Accessing located media through new forms of personal device: a public dialogue

Lead Research Organisation: University of Bristol
Department Name: Computer Science


This project builds on existing work at the University of Bristol in providing tools to simplify the process of authoring located media, i.e. to allow members of the public to locate sounds, images and the like in particular places, leaving them there for others to acquire. State of the art mobile and wearable computing is starting to move beyond basic located media towards embodied computing, robotics, mobile vision and visualisation. Through a series of workshops and community sessions, we hope to seed an initial pool of public expertise in existing located media systems to sufficiently ground public debate on these newer developments. Such a programme will parallel advances on existing broadcasting work in public engagement with history (e.g. `people's war'), and wildlife (e.g. 'spring watch') to encourage personal participation in, and contribution to, the personal and mobile robotics of the future. This approach builds on our engagement with target audiences as part of the Mobile Bristol programme and the Equator IRC, which together allow us to draw on technical work and equipment for this process, including supported software releases. We hope this will result in public input to the future research process as well as understanding of current results.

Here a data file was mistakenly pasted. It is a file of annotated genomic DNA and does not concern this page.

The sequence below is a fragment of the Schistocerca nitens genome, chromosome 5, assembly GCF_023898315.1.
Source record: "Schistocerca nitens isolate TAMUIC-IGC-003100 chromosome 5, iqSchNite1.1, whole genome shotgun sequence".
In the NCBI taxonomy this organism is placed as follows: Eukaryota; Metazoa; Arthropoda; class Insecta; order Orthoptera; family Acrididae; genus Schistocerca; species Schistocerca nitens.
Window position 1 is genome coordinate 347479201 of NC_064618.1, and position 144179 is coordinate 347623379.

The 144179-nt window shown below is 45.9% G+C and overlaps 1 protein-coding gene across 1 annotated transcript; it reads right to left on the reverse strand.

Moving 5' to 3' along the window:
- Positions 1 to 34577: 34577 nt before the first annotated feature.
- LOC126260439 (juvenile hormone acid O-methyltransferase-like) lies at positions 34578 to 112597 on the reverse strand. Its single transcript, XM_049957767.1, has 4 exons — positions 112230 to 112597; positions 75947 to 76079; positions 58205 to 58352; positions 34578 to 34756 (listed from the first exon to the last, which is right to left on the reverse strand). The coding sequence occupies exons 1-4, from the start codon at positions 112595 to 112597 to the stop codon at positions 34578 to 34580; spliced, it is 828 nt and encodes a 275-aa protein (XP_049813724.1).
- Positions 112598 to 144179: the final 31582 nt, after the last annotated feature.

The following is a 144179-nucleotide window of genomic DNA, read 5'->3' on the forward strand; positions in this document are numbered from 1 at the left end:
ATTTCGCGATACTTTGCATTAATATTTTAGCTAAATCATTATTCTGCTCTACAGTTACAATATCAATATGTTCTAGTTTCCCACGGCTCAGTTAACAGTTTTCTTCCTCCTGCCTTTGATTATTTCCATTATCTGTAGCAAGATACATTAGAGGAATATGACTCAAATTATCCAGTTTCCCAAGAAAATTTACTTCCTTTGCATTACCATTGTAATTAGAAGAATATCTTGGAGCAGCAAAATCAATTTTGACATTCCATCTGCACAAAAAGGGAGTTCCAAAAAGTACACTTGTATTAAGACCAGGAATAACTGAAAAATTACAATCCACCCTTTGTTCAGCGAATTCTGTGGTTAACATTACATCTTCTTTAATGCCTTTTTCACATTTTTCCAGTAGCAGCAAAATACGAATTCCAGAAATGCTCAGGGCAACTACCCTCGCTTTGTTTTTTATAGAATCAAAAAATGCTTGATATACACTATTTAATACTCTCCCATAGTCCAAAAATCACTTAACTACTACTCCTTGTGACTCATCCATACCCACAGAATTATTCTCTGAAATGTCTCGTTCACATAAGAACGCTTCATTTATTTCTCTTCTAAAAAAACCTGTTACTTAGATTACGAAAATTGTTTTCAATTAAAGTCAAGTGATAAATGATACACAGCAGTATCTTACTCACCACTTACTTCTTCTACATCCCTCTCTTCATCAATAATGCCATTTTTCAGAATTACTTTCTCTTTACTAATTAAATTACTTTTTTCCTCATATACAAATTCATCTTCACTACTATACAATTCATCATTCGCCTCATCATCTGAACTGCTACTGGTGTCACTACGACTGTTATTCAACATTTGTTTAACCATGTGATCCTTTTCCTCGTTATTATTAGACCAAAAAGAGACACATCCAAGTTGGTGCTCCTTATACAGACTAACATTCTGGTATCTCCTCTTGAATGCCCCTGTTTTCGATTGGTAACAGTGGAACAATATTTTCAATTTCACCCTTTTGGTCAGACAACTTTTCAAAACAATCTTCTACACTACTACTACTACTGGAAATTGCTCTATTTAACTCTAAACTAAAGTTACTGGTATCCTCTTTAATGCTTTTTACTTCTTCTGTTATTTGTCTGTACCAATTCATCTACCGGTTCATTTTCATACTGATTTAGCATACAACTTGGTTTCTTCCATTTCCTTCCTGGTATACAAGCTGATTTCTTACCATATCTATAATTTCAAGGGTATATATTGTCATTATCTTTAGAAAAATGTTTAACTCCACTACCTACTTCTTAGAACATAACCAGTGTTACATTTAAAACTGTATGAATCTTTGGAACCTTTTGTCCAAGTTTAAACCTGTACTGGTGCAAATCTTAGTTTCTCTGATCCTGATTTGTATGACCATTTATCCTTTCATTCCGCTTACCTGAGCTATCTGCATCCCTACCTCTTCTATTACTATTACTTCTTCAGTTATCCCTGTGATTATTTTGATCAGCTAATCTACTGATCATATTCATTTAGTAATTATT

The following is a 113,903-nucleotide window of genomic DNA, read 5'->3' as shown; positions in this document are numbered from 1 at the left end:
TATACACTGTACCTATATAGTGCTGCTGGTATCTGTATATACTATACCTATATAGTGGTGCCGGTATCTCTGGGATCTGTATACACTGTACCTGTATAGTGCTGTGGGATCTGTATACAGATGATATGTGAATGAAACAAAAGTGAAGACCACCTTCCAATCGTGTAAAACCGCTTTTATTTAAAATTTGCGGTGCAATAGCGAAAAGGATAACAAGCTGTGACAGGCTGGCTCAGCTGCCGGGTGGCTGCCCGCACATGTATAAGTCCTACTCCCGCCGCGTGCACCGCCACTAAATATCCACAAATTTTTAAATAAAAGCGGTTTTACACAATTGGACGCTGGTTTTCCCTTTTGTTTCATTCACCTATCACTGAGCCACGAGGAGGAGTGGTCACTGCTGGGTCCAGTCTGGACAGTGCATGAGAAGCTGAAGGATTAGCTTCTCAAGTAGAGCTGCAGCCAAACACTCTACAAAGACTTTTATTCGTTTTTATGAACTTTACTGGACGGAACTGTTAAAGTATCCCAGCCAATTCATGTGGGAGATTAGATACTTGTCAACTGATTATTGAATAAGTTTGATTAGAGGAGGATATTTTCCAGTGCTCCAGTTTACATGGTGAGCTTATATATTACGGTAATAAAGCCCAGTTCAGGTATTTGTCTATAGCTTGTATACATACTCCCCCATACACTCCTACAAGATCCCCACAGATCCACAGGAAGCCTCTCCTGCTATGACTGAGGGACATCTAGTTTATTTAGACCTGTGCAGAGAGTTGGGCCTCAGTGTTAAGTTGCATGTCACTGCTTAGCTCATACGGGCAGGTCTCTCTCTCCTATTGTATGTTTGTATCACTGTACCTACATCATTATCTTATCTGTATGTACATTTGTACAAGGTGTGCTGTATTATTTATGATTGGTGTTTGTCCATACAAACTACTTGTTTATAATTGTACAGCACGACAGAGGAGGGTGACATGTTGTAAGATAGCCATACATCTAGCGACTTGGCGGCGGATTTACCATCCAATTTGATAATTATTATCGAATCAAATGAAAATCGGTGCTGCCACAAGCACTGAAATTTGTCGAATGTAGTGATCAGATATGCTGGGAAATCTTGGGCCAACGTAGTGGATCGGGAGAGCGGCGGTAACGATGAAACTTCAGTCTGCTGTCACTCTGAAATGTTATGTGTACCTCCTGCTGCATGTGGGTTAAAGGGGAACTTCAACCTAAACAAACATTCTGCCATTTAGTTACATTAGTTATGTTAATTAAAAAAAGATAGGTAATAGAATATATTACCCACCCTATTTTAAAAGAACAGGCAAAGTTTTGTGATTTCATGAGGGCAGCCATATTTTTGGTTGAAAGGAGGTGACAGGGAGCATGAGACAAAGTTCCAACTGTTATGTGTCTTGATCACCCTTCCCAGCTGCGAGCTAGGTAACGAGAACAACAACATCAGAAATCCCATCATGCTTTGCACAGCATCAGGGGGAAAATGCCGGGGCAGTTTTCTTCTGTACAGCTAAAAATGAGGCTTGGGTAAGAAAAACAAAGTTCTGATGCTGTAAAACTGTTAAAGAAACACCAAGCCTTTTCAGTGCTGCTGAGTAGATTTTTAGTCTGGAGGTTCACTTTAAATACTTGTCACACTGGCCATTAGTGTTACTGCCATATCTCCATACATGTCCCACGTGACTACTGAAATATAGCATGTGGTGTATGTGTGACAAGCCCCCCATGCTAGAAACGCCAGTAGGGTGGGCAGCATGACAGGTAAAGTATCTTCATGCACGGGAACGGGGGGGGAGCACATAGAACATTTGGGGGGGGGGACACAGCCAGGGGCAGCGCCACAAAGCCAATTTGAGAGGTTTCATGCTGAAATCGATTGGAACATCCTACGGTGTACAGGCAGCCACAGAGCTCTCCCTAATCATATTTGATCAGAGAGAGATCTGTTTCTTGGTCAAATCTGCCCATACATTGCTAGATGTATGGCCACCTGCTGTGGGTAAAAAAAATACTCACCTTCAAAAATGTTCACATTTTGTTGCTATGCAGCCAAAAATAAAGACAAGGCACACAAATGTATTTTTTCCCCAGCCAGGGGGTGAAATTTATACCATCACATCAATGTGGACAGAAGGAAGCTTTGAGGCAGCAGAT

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Description This public engagement project uncovered new software and hardware design techniques to support the use of mobile devices and robots in public settings, especially schools and care homes.
Exploitation Route The findings have already been used in a variety of projects exploring human-robot interaction and haptic devices, including ways of reflecting on the relationship between the locations that are defined by sensors and the visible hardware position in the environment.
Sectors Creative Economy,Digital/Communication/Information Technologies (including Software),Education,Culture, Heritage, Museums and Collections

Description The project findings were used to influence the consulation techniques used in the Department for Education's Building Schools for the Future programme.
First Year Of Impact 2008
Sector Education
Impact Types Policy & public services